Out in the corridor I looked back at the curtain then the other way down past the fruit machines. I walked down to where the guy was, by the Formula One machine.

Trips? he says.

I just held out the money for one. He looked both ways then passed it into my hand. I'd swallowed it down before I was back at the curtain.

My ears were buzzing and the strobe flicked way back through the orchards but I passed the pomegranate tree then down onto the promenade. I strolled to the far end looking at late crowds all talking and laughing round the tables in the disco bars. At the far end I sat down on the wall beyond the flashing beer signs. I looked along the shore road to the buildings the woman with the south accent from the letting agency had showed me the day I picked the apartment.

I stood up and moved above the rocks. I saw the lighthouse on the end of the plateau turning round. Below me, among the rocks, old greyheads were fishing. Tall rods were stuck on holders fixed into the sand. The rods mustve had batteries in them somewhere cause right on the very tips, nodding in the darkness, were tiny greeny lights. Back a bit the fishermen had a gas camping lamp on a fold-out table with that pale ghostliness cast out round it. The three men were standing so close in to the glow you couldnt see faces. They were drinking from little glasses. You saw the rich ready jewel of a wine bottle in front the light.

I turned and walked away. You heard crickets chirp-chirping in the scrub off between the summerhouses. I walked to the top of the long avenue where the buildings began. Ahead, lanterns were shining out a building to the right and showing across the pavement. There was silentness. I stepped into the glow. In silence about forty people were sitting round tables on an open veranda. There was such fright at living humans sitting in silentness you just stared. They were sat like people in the bars and restaurants and a waiter was crossing with a tray but there was no talking or laughing. Then you saw the cards. It was the bridge club. You could hear the sea wash way over the roofs of the houses. Some had started to look up at me staring so I walked on.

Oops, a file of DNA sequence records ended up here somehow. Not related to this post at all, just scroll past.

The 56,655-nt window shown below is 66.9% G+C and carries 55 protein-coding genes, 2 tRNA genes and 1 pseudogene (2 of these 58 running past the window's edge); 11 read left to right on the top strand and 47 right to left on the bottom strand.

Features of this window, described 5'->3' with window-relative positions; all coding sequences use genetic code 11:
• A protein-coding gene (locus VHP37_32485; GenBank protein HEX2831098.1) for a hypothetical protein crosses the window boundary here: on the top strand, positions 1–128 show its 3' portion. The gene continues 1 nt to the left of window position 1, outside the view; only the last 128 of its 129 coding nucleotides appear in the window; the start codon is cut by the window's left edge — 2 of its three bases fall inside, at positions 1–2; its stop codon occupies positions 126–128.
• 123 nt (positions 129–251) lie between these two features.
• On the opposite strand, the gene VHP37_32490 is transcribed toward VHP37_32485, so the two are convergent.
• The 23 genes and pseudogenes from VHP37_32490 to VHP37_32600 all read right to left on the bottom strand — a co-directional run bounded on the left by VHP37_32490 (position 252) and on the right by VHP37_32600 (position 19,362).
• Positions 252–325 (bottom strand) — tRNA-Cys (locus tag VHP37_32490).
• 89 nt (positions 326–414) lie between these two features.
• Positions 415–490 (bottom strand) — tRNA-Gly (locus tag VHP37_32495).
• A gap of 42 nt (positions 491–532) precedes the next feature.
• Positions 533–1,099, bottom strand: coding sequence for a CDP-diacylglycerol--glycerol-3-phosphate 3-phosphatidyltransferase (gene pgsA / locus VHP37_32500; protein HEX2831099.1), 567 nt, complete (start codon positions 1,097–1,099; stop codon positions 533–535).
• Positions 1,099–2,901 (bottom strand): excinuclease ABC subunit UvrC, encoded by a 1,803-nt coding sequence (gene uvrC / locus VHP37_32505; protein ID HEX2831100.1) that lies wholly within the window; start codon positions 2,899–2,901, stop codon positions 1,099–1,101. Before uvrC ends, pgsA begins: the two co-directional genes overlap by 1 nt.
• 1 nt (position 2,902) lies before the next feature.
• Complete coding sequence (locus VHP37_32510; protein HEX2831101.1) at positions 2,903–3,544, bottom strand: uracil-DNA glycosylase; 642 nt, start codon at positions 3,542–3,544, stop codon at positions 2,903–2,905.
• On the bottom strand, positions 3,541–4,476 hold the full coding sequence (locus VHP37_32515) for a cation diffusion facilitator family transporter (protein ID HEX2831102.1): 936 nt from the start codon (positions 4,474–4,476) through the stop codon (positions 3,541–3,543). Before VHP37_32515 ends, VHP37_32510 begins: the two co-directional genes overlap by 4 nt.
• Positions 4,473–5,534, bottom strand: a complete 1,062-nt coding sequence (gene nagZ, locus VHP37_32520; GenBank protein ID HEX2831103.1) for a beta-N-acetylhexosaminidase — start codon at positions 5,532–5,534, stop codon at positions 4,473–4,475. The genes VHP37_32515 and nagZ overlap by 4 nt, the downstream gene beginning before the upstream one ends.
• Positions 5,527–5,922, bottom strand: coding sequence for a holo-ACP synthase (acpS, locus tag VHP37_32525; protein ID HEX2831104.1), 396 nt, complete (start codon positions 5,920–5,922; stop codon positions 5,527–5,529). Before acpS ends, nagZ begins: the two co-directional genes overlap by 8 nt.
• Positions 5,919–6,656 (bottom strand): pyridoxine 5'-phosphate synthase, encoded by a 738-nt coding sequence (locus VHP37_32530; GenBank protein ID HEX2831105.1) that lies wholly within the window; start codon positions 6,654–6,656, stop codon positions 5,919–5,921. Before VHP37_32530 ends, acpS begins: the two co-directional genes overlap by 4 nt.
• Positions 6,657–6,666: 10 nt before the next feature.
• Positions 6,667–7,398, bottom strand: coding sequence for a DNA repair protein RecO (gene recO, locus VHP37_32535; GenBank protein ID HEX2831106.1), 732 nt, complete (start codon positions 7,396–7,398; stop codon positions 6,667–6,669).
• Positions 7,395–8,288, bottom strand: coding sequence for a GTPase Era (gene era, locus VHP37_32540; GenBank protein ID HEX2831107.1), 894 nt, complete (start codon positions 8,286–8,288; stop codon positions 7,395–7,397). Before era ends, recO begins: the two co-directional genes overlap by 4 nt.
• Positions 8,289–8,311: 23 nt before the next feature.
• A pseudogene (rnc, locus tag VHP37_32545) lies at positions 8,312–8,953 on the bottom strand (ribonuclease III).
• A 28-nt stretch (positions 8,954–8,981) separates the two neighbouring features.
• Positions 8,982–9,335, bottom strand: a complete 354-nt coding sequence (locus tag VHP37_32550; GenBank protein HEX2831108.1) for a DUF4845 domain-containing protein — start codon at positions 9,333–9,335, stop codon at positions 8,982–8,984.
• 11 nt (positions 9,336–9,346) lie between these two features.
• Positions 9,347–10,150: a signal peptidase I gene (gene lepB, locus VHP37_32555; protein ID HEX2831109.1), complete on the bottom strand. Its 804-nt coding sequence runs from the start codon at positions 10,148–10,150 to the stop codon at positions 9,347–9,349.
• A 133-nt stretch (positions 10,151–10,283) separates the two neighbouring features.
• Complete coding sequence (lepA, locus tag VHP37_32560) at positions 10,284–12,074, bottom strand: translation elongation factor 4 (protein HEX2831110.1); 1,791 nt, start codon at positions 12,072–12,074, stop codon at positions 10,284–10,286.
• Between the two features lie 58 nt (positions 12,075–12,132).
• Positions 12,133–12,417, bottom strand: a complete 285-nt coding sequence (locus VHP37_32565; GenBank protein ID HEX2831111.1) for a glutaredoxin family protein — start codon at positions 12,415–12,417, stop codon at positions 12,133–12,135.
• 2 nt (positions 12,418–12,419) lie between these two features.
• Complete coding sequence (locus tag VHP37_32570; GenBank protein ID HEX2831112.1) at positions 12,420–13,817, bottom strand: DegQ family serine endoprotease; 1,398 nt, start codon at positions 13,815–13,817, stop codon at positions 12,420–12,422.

Further down I turned in between two darkened houses. As you passed scrub the crickets stopped rattling, then started up when behind. Way in front I saw froth as a small wave fell over in the sea. The noise of the falling wave moved way along to my right. There was pitch darkness between me and the wave. I screwed up eyes waiting for them to adjust then shuffled forward a bit.

There was a strip of this queer volcanic rock, small pools of water and roundish nodules of stone. It was like the coast had melted then gone hard again. During the day water mustve been trapped in hot sun, cause some wee pools gave off a pong.

You saw milky light across the smooth skulls and queer blobs of rock with bubble holes and arches drawing fine shadows. Moon had appeared above the vertical cliffs down the coastline.

My ankle skited away under me and I jabbed out a hand into the black: I was right there, by the water. I stood looking out to sea for a bit, the smear of moonlight coming towards. I looked round in the night, over the dark block of the faraway summerhouse. I pulled up the rave top; the keys and stone-thing necklace thumped down on my collar bone. I undid the zip on the skirt and flicked the button with my finger, holding the hem so's it wouldnt go and touch a stinky water pool. I stepped over the skirt with each foot then tugged off each Nike not undoing laces. I put a foot into sea.

Water reached my ankles but I stepped forward again and the leg sunk right in.

You had to stand still while the other foot edged forward feeling for something secure. I brought the foot up but then a small wave hit on the knees so I wobbled. In deeper water caused by the wave I felt kelp or seaweedy stuff shift against my shins. I went a bit shivery.

I cooried down on hunkers dunking my bottom and thighs under. Balancing with a hand on rock I felt out with one leg bent at the knee then my toes found flatness in front of me. When I put the other foot next it and stood, the water was up to the top of my legs. Another wave came in and you could sense by the pull and suck of the water it was deeper to my left so I stepped there. You could hear water pouring off a flat rise of rock behind me. I was getting all the deeper.